Following the reopening of international borders, investors are itching to get back into the market. A survey by Colliers found investors are looking forward to the return of business activity and travel as an opportunity to make decisions for the medium term, resulting in increased cross-border investment and flow of funds for Australian industrial and logistics developments. Investors are also looking to stimulate the student accommodation market and, consequently, retail and hotel properties, all having been hit hard by border closures. JLL noted that Australia’s strong economy, transparent real estate markets, and low return volatility were most alluring for international investors.

Housing affordability has continued to be a hot button issue in the past quarter, with buyers facing a sharp rise in prices and requirements by regulators for banks to increase the interest rate buffer on new home lending. Those priced out of capital city housing markets are expected to look towards regional areas and capital city apartments, which have not seen as strong of an increase as houses. With price and interest rate rises attracting more sellers, more properties are expected to be listed, and buyers may be reluctant to overcommit. As such, capital city house price growth is expected to slow from the record pace seen in 2021, meaning that vendors may need to readjust their expectations. Knight Frank predicts an 8 per cent house price growth in 2022, down from 22.1 per cent last year, as the market subsides.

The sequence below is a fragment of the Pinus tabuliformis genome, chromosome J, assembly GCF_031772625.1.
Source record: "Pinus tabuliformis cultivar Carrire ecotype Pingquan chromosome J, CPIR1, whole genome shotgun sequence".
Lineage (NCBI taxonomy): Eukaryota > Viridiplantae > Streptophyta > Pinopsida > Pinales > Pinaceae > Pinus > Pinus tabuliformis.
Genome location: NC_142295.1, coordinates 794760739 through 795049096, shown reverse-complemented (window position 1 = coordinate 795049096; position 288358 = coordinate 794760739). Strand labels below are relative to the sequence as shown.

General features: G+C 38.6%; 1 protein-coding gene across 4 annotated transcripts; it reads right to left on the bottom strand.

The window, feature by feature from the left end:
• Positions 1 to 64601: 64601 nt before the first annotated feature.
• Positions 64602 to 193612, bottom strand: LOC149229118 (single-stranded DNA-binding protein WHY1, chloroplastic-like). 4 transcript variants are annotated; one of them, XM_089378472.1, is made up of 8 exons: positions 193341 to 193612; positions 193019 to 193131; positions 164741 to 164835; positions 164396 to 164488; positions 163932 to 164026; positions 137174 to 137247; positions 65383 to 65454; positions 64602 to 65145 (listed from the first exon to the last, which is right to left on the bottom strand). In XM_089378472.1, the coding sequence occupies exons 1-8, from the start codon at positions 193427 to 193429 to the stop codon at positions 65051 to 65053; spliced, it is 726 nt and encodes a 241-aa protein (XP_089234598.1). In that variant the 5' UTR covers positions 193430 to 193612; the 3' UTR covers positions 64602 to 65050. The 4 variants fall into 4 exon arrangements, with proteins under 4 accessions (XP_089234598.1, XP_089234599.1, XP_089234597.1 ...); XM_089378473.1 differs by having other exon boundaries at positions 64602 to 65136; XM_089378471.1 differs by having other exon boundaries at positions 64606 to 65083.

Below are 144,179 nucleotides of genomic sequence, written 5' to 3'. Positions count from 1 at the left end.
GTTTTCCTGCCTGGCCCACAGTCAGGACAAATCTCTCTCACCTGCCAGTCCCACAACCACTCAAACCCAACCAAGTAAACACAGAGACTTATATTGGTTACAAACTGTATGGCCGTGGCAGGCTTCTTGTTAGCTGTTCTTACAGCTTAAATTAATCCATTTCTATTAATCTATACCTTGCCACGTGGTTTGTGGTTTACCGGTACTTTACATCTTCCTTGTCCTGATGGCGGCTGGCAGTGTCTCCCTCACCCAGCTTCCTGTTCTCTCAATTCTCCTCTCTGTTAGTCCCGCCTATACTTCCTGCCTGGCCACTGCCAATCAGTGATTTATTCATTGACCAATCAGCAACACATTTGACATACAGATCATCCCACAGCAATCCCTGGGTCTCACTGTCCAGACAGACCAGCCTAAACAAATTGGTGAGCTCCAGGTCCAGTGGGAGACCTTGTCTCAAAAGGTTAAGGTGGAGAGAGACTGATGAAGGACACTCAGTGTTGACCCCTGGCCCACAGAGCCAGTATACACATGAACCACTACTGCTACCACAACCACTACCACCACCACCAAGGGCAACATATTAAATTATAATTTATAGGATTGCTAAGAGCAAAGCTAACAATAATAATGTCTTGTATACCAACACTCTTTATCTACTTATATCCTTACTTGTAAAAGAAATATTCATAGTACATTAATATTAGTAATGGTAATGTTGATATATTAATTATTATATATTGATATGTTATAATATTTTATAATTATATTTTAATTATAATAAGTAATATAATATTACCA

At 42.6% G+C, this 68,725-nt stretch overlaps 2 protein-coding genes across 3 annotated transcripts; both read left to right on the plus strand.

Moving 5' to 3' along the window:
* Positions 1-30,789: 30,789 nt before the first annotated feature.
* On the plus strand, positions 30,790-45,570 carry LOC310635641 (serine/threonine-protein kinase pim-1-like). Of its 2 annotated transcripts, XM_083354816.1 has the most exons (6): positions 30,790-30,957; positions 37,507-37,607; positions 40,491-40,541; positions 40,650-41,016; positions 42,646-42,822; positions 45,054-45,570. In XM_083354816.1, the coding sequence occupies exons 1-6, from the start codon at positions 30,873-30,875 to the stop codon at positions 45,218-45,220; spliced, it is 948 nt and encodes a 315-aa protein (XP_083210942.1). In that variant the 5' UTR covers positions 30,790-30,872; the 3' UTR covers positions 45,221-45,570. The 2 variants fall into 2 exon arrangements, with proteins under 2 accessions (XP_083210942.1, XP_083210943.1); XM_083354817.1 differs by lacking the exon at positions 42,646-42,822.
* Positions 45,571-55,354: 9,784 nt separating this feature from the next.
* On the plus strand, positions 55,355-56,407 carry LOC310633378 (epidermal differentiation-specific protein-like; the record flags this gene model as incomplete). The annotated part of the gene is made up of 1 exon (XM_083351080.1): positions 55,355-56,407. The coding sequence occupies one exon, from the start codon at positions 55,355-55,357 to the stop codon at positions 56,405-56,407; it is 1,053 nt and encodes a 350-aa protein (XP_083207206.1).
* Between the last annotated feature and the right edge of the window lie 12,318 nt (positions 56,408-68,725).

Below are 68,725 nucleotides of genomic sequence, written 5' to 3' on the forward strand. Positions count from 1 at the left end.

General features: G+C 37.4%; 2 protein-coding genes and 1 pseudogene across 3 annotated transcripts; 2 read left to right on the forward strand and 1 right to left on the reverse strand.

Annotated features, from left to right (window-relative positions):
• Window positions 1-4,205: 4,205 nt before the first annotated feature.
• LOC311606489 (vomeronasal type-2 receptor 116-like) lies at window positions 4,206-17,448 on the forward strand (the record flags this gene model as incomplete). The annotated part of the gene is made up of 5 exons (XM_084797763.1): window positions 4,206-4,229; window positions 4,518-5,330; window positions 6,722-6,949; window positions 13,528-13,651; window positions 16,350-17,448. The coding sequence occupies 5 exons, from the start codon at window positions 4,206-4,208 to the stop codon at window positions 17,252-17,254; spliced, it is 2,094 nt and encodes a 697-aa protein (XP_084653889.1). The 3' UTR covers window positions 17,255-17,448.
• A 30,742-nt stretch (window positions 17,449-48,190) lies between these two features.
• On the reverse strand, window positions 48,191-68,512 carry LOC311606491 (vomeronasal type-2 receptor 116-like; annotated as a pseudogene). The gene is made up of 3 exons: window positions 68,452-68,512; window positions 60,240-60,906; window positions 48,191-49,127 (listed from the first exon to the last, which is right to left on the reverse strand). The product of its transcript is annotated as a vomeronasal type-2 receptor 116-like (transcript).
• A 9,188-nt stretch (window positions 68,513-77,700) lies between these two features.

Looking to the industrial and logistics sector, demand for facilities has skyrocketed in response to COVID-19-shaped consumer desires. The retail sector and related transport, postal, and warehousing services directly responded to the uptick in online shopping, driving vacancies to record lows across the country. CBRE noted that pressure on rents remains with a lack of new stock, rising land and construction costs, and a shortage of certain building materials.